No 24-hour diner chain inspires quite the same cult following as Waffle House. Since its beginning in Atlanta some 60 years back, the restaurant has been elevated to cultural touchstone, now expansive across 25 U.S. states with over 2,000 locations. Slinging modest breakfast fare around the clock, Waffle House inspires deep and unyielding devotion in diners like few restaurant chains (except maybe Whataburger) can. Could it be the cheap prices? The no-frills atmosphere? Those illustrious hash browns that in some way taste better when you’re intoxicated? The waitresses that unavoidably call you “honey”? Likely some combination of all of the above, plus a little bit of that inexplicable Southern diner magic – consider it the Waffle House je ne sais quoi.
The chain has inspired numerous books, together with a first-person narrative coming from a former line cook titled Because the Waffle Burns as well as one by a pastor called – naturally – The Gospel Based on Wall house full menu. The chain, which states to have sold its billionth waffle sometime in 2015, recently saw both its founders, Tom Forkner and Joe Rogers Sr., die within just 2 months of one another. Here now, a look back on the legend, and for fans near and far, all that you should know about Waffle House.
The Start – The first Waffle House made its debut in 1955 within the Atlanta suburb of Avondale Estates. The vision: combine fast food, available twenty-four hours a day, with table service. Co-founder Forkner once explained how he and Rogers, who have been neighbors, started the chain: “He said, ‘You build a restaurant and I’ll show you how to run it.’” They named it Waffle House because waffles were by far the most profitable menu item (and for that reason, the things they most wanted customers to buy).
The first Waffle Home is now a museum. The company began franchising in 1960 and in the beginning grew slowly, but expansion acquired within the ’70s and ’80s. Its empire now spans across a complete one half of the 50 continental states, and though it’s concentrated inside the South, Waffle Houses are available as far north as Ohio so that as far west as Arizona. Waffle House remains a privately held company today – Rogers’s son, Joe Rogers Jr., has become the chairman – and will not disclose annual sales figures, but in 2005 the organization claimed it uses two percent of eggs manufactured in the U.S.
The Trick Waffle House Language. Eating at Waffle House for the first time requires becoming versed in a new vernacular – just what the hell does “scattered, smothered, and covered” mean? True Waffle House devotees have their own hash brown orders committed to memory, but also for everybody else, the menu translates each esoteric term: “Scattered” identifies spreading the hash browns out throughout the grill so they get crispy all around – otherwise, they’re cooked inside a steel ring – and is probably the mostly commonly heard terms thrown around at WH; many also order them “well-done.” Another topping choices are smothered (sautéed onions), covered (melted American cheese), chunked (bits of ham), diced (tomatoes), peppered (jalapeños), capped (grilled mushrooms), topped (chili), or country (smothered in sausage gravy). Diners can also just say to hell along with it and order them “all the way.”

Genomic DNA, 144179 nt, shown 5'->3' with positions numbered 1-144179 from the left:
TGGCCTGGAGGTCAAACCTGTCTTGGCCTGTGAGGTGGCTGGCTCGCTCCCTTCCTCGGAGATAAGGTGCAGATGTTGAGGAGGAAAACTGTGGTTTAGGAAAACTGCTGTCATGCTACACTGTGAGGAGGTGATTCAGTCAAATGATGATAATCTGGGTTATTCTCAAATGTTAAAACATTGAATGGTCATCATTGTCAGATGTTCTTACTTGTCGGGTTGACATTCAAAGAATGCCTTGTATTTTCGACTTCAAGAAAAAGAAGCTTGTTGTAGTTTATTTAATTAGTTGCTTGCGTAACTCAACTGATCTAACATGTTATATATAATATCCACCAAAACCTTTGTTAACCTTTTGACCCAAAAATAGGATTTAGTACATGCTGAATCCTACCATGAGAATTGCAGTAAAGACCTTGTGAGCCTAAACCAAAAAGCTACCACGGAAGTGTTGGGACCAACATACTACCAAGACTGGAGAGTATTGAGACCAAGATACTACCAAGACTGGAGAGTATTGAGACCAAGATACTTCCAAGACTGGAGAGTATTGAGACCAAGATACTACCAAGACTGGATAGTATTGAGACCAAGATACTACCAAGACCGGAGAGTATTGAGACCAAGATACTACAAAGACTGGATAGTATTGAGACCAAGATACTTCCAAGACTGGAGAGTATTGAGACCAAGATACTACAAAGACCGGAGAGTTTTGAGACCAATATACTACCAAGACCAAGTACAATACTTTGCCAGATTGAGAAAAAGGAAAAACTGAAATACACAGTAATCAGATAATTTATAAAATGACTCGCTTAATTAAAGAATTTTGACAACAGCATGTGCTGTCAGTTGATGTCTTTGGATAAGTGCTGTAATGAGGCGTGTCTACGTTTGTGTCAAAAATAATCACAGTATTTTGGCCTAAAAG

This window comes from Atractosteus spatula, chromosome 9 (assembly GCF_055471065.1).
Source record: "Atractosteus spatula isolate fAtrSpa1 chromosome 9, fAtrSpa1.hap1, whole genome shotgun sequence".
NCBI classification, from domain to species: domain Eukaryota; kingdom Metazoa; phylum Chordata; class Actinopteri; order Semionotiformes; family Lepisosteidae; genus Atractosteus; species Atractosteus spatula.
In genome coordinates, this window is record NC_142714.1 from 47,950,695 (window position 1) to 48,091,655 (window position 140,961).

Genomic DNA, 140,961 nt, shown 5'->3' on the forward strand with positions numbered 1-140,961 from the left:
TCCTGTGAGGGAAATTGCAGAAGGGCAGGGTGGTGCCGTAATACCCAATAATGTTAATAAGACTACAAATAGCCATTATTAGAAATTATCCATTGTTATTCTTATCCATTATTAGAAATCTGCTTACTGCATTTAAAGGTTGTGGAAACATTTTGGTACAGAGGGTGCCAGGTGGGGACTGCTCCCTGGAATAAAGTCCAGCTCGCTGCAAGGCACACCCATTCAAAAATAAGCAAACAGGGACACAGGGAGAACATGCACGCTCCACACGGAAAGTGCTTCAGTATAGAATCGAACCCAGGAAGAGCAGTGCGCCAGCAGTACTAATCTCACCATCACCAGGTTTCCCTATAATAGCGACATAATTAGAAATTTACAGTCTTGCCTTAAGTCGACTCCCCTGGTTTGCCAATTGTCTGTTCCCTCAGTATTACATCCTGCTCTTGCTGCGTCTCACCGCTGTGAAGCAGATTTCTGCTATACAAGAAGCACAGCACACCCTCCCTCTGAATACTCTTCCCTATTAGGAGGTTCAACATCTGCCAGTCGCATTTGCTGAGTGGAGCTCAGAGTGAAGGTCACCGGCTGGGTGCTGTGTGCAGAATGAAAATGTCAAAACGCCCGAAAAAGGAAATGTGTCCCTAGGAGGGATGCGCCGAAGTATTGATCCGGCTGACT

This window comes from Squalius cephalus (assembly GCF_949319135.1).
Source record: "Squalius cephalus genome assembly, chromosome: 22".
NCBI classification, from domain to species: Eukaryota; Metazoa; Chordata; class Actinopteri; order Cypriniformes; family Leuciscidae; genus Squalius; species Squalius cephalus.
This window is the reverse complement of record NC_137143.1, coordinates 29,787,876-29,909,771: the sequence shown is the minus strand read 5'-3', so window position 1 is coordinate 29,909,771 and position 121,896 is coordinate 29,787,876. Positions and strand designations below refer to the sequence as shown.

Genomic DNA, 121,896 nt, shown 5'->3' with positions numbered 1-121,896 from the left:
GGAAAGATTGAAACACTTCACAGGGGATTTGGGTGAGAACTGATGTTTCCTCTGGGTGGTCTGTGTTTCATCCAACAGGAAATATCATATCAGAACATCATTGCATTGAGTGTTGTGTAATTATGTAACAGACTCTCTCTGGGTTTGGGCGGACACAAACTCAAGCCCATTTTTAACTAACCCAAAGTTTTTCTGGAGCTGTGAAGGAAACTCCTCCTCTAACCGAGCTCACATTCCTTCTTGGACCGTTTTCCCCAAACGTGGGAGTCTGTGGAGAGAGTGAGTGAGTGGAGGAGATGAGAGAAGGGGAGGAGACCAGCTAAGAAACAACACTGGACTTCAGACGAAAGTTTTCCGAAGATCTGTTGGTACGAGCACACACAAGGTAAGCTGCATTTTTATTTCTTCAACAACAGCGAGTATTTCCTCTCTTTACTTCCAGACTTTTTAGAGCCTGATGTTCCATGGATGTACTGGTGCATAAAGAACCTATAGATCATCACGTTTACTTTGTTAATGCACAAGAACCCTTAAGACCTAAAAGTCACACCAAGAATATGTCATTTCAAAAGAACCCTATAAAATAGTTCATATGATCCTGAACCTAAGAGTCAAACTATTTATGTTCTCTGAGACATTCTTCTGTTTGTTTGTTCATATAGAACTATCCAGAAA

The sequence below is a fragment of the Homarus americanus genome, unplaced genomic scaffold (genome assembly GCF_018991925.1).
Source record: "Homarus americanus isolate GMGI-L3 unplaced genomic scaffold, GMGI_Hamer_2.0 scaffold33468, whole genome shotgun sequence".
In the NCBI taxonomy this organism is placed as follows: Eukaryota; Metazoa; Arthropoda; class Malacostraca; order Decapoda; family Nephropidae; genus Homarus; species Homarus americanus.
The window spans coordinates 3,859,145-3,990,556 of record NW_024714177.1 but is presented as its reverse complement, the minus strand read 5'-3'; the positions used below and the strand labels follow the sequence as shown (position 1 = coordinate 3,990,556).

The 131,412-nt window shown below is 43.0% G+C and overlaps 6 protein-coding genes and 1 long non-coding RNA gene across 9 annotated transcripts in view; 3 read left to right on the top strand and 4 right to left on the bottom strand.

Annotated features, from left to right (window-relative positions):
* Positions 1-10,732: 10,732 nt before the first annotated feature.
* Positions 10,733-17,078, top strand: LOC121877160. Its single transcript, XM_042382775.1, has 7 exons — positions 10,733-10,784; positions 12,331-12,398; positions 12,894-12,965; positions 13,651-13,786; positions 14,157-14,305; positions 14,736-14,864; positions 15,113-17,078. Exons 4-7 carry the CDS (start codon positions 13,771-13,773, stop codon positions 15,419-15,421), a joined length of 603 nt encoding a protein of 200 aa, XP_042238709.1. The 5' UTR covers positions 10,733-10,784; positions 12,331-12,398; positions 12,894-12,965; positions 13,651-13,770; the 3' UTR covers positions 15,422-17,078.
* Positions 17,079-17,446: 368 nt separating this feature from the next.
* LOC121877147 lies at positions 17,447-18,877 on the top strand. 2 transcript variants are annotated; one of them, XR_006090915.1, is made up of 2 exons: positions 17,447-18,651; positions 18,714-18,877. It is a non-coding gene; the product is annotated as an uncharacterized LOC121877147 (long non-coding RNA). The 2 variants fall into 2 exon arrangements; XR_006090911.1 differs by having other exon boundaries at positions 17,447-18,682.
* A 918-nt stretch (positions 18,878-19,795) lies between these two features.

Hash browns scattered, smothered, and covered. Like the majority of some other diner, orders at Waffle House are subjected to plenty of customization, from the various egg preparations (over easy, scrambled, et al) to people signature hash browns. To make sure order accuracy and kitchen efficiency, Waffle House staff have their own highly esoteric visual coding system. By marking plates with butter pats, mini tubs of grape jelly, and other condiments such as mayo packets and pickles in a variety of, highly specific arrangements, servers can communicate to cooks what food should be equipped for each plate. For instance, to indicate your order of scrambled eggs with yousvj toast, a tub of jelly is positioned over a larger oval plate upside-down at the six o’clock position. (Best of luck memorizing this system unless you actually work there; average folks will surely must look on with awe.)
Famous People Like Waffle House. Though Waffle House is prized being a refuge for your common people, lots of celebrities have likewise pledged their allegiance. Prominently located just off busy interstates, Waffle House has played host to many traveling musicians and earned itself plenty of references: In the track “Welcome to Atlanta,” Jermaine Dupri raps, “After the party it’s the Waffle House/If you ever been here do you know what I’m talkin’ about.” A minumum of one rap music video continues to be filmed in a Waffle House car park, and nineties sensation/current butt of endless jokes Hootie and also the Blowfish have a cover album titled “Scattered, Smothered, and Covered.” Oddly enough, WH also features its own record label, breakfast-themed cuts (think “Make Mine With Cheese” and “There’s Raisins inside my Toast”) from which may be heard playing on the jukeboxes that occupy each location.